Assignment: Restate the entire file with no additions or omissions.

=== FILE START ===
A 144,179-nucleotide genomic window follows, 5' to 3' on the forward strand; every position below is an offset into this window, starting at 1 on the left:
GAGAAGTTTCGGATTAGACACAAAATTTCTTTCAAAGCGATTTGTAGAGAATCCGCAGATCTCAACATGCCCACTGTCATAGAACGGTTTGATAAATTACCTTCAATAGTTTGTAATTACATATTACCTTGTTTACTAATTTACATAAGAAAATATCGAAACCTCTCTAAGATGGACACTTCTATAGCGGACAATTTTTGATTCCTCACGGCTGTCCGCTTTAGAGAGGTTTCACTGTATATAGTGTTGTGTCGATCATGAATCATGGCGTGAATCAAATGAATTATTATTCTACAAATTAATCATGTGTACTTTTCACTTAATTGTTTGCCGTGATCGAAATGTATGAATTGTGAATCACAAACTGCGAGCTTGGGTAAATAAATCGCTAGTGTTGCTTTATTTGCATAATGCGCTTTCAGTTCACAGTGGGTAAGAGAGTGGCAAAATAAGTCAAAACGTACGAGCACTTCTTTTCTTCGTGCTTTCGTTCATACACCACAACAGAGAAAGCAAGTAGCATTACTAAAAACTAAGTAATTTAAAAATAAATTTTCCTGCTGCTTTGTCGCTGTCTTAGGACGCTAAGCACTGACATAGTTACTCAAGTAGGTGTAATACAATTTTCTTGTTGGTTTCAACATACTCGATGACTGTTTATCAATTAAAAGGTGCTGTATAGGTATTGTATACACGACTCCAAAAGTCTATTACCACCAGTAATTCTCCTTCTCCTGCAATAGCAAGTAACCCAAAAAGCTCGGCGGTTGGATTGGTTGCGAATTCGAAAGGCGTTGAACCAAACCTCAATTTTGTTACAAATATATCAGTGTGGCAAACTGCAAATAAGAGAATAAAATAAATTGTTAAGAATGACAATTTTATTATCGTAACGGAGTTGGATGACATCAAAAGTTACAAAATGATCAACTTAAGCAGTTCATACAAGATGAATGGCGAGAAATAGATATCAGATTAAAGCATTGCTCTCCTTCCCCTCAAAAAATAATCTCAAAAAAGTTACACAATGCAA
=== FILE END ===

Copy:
A 144,179-nucleotide genomic window follows, 5' to 3' on the forward strand; every position below is an offset into this window, starting at 1 on the left:
GAGAAGTTTCGGATTAGACACAAAATTTCTTTCAAAGCGATTTGTAGAGAATCCGCAGATCTCAACATGCCCACTGTCATAGAACGGTTTGATAAATTACCTTCAATAGTTTGTAATTACATATTACCTTGTTTACTAATTTACATAAGAAAATATCGAAACCTCTCTAAGATGGACACTTCTATAGCGGACAATTTTTGATTCCTCACGGCTGTCCGCTTTAGAGAGGTTTCACTGTATATAGTGTTGTGTCGATCATGAATCATGGCGTGAATCAAATGAATTATTATTCTACAAATTAATCATGTGTACTTTTCACTTAATTGTTTGCCGTGATCGAAATGTATGAATTGTGAATCACAAACTGCGAGCTTGGGTAAATAAATCGCTAGTGTTGCTTTATTTGCATAATGCGCTTTCAGTTCACAGTGGGTAAGAGAGTGGCAAAATAAGTCAAAACGTACGAGCACTTCTTTTCTTCGTGCTTTCGTTCATACACCACAACAGAGAAAGCAAGTAGCATTACTAAAAACTAAGTAATTTAAAAATAAATTTTCCTGCTGCTTTGTCGCTGTCTTAGGACGCTAAGCACTGACATAGTTACTCAAGTAGGTGTAATACAATTTTCTTGTTGGTTTCAACATACTCGATGACTGTTTATCAATTAAAAGGTGCTGTATAGGTATTGTATACACGACTCCAAAAGTCTATTACCACCAGTAATTCTCCTTCTCCTGCAATAGCAAGTAACCCAAAAAGCTCGGCGGTTGGATTGGTTGCGAATTCGAAAGGCGTTGAACCAAACCTCAATTTTGTTACAAATATATCAGTGTGGCAAACTGCAAATAAGAGAATAAAATAAATTGTTAAGAATGACAATTTTATTATCGTAACGGAGTTGGATGACATCAAAAGTTACAAAATGATCAACTTAAGCAGTTCATACAAGATGAATGGCGAGAAATAGATATCAGATTAAAGCATTGCTCTCCTTCCCCTCAAAAAATAATCTCAAAAAAGTTACACAATGCAA